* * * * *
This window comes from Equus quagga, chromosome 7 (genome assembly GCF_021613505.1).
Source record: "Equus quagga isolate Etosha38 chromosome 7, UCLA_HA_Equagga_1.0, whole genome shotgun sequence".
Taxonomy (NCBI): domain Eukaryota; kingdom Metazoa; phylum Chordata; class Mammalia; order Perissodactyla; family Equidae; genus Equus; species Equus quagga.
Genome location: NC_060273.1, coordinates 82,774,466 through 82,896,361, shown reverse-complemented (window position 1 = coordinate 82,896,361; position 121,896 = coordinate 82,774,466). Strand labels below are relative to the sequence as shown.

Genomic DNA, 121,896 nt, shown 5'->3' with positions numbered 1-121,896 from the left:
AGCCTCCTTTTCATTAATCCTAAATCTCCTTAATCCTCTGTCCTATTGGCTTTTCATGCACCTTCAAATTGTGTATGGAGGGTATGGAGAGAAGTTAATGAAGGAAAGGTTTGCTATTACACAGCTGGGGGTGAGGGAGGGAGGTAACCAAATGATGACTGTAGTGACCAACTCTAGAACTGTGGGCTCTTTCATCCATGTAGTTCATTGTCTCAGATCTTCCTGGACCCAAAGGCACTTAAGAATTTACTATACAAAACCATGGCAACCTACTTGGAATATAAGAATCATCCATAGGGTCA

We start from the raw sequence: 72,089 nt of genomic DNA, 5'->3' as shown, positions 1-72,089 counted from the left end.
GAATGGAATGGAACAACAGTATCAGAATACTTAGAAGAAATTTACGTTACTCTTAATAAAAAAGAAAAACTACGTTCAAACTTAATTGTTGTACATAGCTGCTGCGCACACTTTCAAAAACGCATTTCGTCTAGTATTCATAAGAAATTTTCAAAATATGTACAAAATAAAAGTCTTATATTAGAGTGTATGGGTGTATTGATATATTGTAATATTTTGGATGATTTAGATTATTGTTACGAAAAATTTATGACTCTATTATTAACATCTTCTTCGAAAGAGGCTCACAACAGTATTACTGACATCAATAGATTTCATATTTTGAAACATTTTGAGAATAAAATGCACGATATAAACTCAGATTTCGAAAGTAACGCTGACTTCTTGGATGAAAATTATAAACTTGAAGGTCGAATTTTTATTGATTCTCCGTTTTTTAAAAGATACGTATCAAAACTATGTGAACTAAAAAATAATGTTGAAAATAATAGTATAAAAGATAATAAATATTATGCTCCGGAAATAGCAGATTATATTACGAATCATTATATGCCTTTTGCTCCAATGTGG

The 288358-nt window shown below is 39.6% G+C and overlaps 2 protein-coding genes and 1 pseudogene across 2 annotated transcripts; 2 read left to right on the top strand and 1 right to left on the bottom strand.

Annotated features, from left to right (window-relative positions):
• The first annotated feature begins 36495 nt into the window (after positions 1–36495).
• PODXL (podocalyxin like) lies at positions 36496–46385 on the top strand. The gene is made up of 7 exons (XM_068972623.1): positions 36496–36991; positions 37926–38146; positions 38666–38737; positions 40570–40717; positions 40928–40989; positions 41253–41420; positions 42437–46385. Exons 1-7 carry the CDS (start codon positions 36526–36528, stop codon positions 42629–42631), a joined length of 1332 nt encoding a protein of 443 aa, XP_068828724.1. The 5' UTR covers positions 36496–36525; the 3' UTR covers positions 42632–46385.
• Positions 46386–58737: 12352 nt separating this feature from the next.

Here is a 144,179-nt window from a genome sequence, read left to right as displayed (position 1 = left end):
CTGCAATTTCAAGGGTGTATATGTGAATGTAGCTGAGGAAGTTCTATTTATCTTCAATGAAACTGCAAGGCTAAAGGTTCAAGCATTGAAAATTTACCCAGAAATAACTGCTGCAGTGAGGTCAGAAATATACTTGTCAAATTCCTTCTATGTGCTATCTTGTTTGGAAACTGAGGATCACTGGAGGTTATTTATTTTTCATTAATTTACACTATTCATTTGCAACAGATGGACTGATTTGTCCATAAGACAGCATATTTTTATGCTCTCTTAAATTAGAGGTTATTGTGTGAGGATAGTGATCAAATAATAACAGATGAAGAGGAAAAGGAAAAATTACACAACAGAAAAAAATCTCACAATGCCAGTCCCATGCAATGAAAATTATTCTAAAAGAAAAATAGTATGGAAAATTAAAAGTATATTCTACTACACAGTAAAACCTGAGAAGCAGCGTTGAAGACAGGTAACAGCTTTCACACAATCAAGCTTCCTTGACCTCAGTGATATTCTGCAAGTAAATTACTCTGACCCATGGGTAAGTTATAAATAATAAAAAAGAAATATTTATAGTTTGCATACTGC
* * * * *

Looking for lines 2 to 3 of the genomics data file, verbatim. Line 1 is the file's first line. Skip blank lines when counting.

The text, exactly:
Source record: "Equus quagga isolate Etosha38 chromosome 7, UCLA_HA_Equagga_1.0, whole genome shotgun sequence".
Taxonomy (NCBI): domain Eukaryota; kingdom Metazoa; phylum Chordata; class Mammalia; order Perissodactyla; family Equidae; genus Equus; species Equus quagga.